Today saw the release of refreshed MacBook Pro notebooks, and the new models aren’t without charm. Despite some decidedly impressive spec bumps, and the brand new Thunderbolt combo display/data port, this generation ends up leaving me cold, although it does plenty to whet my appetite for what’s coming next.
Few Brand New Bits With Limited Use
The MacBook Pro (s aapl) actually introduces very little that we haven’t seen before. The big two new additions are the new Core i5 and i7 processors that use Intel’s latest Sandy Bridge processors, and Thunderbolt, the DisplayPort-integrated fast data transfer connection tech that can manage dual channel transfers of up to 10Gbps per channel.
Apple says the new version of the 13-inch MacBook Pro is “up to twice as fast” as the previous generation, and Thunderbolt is definitely a technology with plenty of promise. But speed bumps are going to come with every major update, and Thunderbolt, while it has promise, doesn’t connect to anything as of yet (besides maybe other Macs and DisplayPort monitors).
No Change Where I Need It Most
I use a mid-2009 13-inch MacBook Pro as my mobile workstation, and from the updates I’ve seen today, there’s nothing that Apple included that would affect the areas where improvement would have the most pay-off.
Occasionally, I admit I could use a little more processing muscle when it comes to having tons of applications open, including Photoshop, but generally speaking, I’m happy with the notebook’s speed and performance. What I’m not happy with about my machine are exactly the things that this update fails to address. Specifically, I’m talking about battery life, display options and improvements, and physical footprint.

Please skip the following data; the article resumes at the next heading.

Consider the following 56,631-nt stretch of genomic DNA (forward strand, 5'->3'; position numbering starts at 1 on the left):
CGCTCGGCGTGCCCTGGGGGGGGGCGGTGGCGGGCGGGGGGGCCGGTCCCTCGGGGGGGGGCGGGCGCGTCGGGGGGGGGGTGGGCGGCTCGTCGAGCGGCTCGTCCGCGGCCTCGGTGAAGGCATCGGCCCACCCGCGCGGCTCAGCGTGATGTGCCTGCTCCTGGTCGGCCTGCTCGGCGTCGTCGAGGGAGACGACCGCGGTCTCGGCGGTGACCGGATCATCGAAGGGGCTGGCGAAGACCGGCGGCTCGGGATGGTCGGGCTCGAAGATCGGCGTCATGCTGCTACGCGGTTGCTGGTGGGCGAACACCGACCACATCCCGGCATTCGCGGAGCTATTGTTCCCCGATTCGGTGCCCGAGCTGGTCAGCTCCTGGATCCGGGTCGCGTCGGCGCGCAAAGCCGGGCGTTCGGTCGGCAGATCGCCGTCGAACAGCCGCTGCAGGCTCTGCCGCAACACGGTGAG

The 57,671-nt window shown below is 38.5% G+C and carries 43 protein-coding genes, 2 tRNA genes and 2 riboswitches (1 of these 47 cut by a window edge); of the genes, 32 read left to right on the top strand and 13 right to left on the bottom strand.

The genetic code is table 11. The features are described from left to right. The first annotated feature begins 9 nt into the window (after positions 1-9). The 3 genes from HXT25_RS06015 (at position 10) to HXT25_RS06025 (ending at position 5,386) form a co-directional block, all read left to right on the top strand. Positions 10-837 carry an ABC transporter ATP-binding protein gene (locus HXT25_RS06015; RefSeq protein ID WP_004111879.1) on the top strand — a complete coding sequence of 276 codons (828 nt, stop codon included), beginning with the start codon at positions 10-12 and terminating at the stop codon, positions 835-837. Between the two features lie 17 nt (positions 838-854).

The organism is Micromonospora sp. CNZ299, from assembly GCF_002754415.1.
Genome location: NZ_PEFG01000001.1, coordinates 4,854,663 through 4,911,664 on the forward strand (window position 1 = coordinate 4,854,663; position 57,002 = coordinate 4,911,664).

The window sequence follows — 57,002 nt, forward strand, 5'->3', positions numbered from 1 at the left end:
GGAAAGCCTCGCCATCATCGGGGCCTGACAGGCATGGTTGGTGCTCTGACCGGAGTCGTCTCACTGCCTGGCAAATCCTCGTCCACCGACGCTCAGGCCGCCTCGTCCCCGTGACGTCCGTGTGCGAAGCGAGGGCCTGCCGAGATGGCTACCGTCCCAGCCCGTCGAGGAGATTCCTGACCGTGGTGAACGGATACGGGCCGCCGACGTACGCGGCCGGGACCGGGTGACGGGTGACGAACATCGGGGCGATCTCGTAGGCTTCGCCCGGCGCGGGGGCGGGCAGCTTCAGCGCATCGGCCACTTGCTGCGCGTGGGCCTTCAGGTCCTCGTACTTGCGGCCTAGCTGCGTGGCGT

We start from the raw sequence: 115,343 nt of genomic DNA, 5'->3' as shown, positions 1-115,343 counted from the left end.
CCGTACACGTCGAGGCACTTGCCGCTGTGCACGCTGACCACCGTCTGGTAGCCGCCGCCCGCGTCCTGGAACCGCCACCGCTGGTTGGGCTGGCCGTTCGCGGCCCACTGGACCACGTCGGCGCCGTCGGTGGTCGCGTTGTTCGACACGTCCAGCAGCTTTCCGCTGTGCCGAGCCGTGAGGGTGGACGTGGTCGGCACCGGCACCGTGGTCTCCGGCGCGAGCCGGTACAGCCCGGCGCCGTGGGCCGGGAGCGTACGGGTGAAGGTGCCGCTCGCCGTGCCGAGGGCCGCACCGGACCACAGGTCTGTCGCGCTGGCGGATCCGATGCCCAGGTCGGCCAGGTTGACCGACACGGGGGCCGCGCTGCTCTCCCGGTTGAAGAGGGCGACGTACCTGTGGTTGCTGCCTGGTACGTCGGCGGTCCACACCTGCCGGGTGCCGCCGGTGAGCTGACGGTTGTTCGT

The new Pros all offer seven hours of battery life. That probably adds up to a bit more real-world usage than previous models, despite shorter life claims, thanks to Apple’s more honest testing methods. But it doesn’t provide a significant boost to the life of previous built-in battery Mac notebooks, which is something that would definitely have me rushing out to the nearest Apple Store, since the ability to work untethered is still the prime motivating factor behind owning a laptop in my opinion.
Because notebooks are portable, you make tradeoffs with regards to the display. Screen real estate is limited, and things can get pretty cramped pretty quickly if you’re using a lot of apps at once. But Apple appeared to be making considerable strides in this area, since the MacBook Air it unveiled late last year offered a generous 1440×900 resolution display on the 13-inch model. Yet the new 13-inch MacBook Pro keeps the same 1280×800 resolution as previous generations, and doesn’t even come with a matte screen option, unlike its bigger siblings. Better resolution screens are destined for the platform, but they aren’t here yet.
The design of the Pro’s enclosure also remains the same. It’s a fine design, and one that I quite like, but it’s getting fairly long in the tooth and I think Apple could make major improvements by borrowing from the MacBook Air. We’ll likely see weight loss and a slightly slimmer machine with the next major revision of the platform, which at this point seems bound to be just over the horizon.
In my opinion, these MacBook Pros represented a stopover on the way to something truly great. The next generation will likely boast all the improvements (speed bumps, Thunderbolt, etc) we’ve seen today, but be optimized for and ship with OS X Lion (and may include bigger trackpads to support its new multitouch features), and introduce more advancements in battery and screen technology. Plus, we’ll likely see an improved MacBook Air that inherits plenty from this generation of MacBook Pro, which might be a better option for lighter users. Finally, by the time the next update rolls around, we’ll have a better idea of what to expect from the Thunderbolt-capable device ecosystem, and Apple will have worked out any kinks that may appear with that brand new tech.
The MacBook Pro is a great buy with awesome specs at a good price, but if you don’t have an urgent need and you’ve only recently upgraded, take my advice and hold out for better things yet to come.
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